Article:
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Mar 01, 2017

Did you know that a single DVD of the film Apollo 13 was responsible for the demise of Blockbuster? The concept for what became Netflix came to a gentleman named Reed Hastings when he forcibly paid $40 in overdue fines for a film he’d forgotten to return well past its due date. That one isolated incident created a seismic shift in the way we watch digital media.

These types of seismic shifts are happening all around us. In fact, according to Boston College Center on Wealth and Philanthropy, the biggest wealth transfer in U.S. history is happening now to the tune of $59 trillion! But for this transfer to successfully pass from one generation to the next, individuals need to exercise wise Estate planning of how they will give to their heirs, loved ones, and the nonprofits they care about.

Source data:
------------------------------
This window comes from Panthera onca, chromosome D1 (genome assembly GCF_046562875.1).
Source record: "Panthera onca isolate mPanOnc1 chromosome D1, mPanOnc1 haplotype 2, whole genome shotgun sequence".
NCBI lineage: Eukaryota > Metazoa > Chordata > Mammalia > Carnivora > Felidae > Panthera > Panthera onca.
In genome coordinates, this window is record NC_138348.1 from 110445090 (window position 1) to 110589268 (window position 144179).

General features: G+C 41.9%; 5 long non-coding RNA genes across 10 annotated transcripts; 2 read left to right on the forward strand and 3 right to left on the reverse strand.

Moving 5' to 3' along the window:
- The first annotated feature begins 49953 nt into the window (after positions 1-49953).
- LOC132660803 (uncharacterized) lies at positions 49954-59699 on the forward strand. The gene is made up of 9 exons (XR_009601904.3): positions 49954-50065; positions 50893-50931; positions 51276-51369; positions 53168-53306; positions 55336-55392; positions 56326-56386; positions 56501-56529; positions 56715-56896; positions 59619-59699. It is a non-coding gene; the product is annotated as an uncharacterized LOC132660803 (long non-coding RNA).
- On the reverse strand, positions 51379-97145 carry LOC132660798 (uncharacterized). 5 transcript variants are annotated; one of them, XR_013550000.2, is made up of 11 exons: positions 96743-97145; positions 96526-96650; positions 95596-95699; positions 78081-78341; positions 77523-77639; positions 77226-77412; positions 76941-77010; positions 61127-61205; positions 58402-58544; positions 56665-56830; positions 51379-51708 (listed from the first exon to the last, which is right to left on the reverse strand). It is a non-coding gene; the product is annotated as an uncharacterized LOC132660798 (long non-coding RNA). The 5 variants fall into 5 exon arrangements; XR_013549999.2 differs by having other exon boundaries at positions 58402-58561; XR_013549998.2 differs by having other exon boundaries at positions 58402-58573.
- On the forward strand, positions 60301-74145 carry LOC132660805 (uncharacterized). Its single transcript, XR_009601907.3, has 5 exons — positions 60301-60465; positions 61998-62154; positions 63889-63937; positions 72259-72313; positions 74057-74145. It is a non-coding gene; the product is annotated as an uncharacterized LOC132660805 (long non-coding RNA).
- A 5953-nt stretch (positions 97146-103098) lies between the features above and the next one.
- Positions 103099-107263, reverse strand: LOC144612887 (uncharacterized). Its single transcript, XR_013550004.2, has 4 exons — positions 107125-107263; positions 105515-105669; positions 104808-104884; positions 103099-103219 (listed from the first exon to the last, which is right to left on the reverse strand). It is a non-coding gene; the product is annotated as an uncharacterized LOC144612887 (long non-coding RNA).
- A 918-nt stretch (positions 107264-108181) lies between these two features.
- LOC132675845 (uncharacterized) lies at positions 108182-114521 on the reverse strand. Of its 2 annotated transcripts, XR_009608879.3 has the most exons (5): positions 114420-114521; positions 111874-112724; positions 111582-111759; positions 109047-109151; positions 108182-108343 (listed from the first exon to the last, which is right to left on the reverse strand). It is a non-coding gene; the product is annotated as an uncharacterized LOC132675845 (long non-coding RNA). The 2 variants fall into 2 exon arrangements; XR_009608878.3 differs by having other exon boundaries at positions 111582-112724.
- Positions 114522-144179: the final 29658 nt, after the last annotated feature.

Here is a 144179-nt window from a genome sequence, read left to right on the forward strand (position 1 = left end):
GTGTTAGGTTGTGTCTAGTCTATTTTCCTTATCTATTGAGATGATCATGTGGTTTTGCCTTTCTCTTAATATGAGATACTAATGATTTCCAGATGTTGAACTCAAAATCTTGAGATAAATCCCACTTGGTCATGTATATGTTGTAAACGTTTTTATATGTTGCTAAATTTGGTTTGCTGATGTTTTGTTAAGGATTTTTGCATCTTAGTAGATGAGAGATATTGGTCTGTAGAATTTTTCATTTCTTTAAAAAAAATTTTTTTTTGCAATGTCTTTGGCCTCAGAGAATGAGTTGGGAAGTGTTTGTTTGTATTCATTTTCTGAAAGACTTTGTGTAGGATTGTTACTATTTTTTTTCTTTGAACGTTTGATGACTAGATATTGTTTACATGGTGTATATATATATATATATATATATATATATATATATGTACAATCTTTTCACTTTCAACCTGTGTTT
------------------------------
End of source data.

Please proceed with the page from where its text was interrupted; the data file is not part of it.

One way to structure your giving is through a Donor-Advised Fund (DAF). DAFs are the country’s fastest-growing charitable giving tool because they’re simple, flexible, and tax-efficient. Here’s how they work:

  1. Create an account. With a DAF, you essentially place money into a special account sponsored by a trustworthy organization, like Barnabas Foundation, then personally advise how you want them to handle the funds for you.
  2. Give. You can donate cash, appreciated stock, or non-publicly traded assets like real estate, and then receive an immediate tax deduction. You then direct your DAF to bless the ministries you care about, such as Bethany Christian Services.
  3. Watch it grow. While you’re deciding how you want to give, your donation can grow.

When you give through a DAF, you’ll step into a seismic shift of generosity. Every gift you name to a ministry, like Bethany Christian Services, whether large or small, will create a ripple effect in the lives of those they serve. In return, you will be blessed. As Scripture says, “A generous person will prosper; whoever refreshes others will be refreshed” (Proverbs 11:25 NIV).

 

Don’t miss out on an opportunity to bless the next generation in a seismic way. Could a Donor-Advised Fund be right for you?